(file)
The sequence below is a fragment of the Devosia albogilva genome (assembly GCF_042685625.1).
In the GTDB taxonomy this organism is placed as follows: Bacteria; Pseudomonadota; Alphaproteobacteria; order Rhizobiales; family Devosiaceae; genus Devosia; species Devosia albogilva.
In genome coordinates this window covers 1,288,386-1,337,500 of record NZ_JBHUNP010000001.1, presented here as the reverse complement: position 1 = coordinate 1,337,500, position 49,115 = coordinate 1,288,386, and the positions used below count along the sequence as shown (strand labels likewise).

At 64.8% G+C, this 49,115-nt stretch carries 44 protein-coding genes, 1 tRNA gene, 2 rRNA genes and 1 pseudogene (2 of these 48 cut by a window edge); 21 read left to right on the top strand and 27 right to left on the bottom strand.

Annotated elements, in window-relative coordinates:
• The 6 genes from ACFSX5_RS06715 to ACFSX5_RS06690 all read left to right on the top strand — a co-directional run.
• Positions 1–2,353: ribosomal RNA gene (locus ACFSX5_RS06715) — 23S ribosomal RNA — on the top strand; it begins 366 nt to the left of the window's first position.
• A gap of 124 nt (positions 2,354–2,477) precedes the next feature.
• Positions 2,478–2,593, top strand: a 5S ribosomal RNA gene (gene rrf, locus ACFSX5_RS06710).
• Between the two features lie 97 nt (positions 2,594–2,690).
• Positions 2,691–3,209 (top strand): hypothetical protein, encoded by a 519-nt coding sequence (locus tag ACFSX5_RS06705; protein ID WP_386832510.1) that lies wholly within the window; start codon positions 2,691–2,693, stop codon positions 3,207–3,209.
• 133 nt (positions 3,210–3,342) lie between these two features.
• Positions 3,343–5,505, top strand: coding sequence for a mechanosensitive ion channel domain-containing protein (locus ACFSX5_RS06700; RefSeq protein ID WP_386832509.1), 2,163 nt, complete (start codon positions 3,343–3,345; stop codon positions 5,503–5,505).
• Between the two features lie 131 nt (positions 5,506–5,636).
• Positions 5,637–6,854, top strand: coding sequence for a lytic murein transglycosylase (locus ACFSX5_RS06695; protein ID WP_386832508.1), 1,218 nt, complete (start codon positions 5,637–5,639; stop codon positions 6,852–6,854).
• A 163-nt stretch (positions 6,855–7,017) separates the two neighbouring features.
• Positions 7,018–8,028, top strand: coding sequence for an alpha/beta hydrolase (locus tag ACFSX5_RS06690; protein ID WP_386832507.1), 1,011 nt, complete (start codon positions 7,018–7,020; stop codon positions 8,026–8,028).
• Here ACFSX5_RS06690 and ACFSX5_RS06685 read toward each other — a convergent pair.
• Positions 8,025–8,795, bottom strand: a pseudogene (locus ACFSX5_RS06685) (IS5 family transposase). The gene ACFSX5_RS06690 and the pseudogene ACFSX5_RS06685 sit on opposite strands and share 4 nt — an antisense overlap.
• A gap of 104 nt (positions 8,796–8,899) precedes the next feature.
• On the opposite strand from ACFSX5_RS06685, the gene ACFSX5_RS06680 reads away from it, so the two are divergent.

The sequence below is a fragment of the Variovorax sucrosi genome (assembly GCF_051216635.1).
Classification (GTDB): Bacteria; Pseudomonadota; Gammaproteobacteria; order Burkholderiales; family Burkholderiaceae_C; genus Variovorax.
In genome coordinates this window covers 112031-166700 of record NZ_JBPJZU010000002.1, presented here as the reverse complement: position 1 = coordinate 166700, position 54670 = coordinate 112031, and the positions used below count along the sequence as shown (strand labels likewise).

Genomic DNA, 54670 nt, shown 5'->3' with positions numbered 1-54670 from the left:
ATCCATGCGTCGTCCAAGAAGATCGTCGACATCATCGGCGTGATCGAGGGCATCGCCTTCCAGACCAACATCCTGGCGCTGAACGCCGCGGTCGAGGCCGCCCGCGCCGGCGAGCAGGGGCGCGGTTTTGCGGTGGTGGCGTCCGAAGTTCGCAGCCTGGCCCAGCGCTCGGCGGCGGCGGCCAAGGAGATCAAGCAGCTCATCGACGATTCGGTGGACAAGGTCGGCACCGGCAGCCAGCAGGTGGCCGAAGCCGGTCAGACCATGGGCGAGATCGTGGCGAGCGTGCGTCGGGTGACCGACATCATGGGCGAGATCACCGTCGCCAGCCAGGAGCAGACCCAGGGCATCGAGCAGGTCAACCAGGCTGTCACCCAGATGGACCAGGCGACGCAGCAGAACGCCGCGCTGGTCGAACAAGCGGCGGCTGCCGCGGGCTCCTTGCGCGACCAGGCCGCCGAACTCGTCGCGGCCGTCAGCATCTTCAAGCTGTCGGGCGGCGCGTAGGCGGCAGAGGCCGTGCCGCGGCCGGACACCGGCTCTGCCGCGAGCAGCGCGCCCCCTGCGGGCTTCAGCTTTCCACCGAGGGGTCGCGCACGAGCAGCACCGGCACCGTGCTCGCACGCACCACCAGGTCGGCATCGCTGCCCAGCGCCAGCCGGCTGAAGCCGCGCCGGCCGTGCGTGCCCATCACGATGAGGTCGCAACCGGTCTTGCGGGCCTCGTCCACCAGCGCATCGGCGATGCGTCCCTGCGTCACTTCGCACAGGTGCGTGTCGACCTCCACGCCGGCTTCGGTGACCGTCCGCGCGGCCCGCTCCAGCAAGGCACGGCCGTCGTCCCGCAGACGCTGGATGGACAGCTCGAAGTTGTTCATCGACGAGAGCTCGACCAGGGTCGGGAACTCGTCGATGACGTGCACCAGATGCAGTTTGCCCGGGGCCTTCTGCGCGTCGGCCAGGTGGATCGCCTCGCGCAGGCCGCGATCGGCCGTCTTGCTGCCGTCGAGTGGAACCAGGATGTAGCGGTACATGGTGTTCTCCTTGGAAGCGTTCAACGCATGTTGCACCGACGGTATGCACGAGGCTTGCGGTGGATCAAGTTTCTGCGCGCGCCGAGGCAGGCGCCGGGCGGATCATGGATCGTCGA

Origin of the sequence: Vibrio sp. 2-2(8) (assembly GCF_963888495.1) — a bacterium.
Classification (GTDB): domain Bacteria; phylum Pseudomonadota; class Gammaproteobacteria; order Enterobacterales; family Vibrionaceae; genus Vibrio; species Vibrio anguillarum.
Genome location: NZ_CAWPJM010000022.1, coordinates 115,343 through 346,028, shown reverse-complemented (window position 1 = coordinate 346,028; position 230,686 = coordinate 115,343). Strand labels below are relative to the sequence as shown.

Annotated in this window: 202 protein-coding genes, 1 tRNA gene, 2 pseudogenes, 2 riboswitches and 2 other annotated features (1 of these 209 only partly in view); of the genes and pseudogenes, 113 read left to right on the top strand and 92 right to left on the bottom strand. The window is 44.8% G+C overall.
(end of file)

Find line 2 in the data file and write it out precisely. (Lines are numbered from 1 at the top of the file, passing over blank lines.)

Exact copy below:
In the GTDB taxonomy this organism is placed as follows: Bacteria; Pseudomonadota; Alphaproteobacteria; order Rhizobiales; family Devosiaceae; genus Devosia; species Devosia albogilva.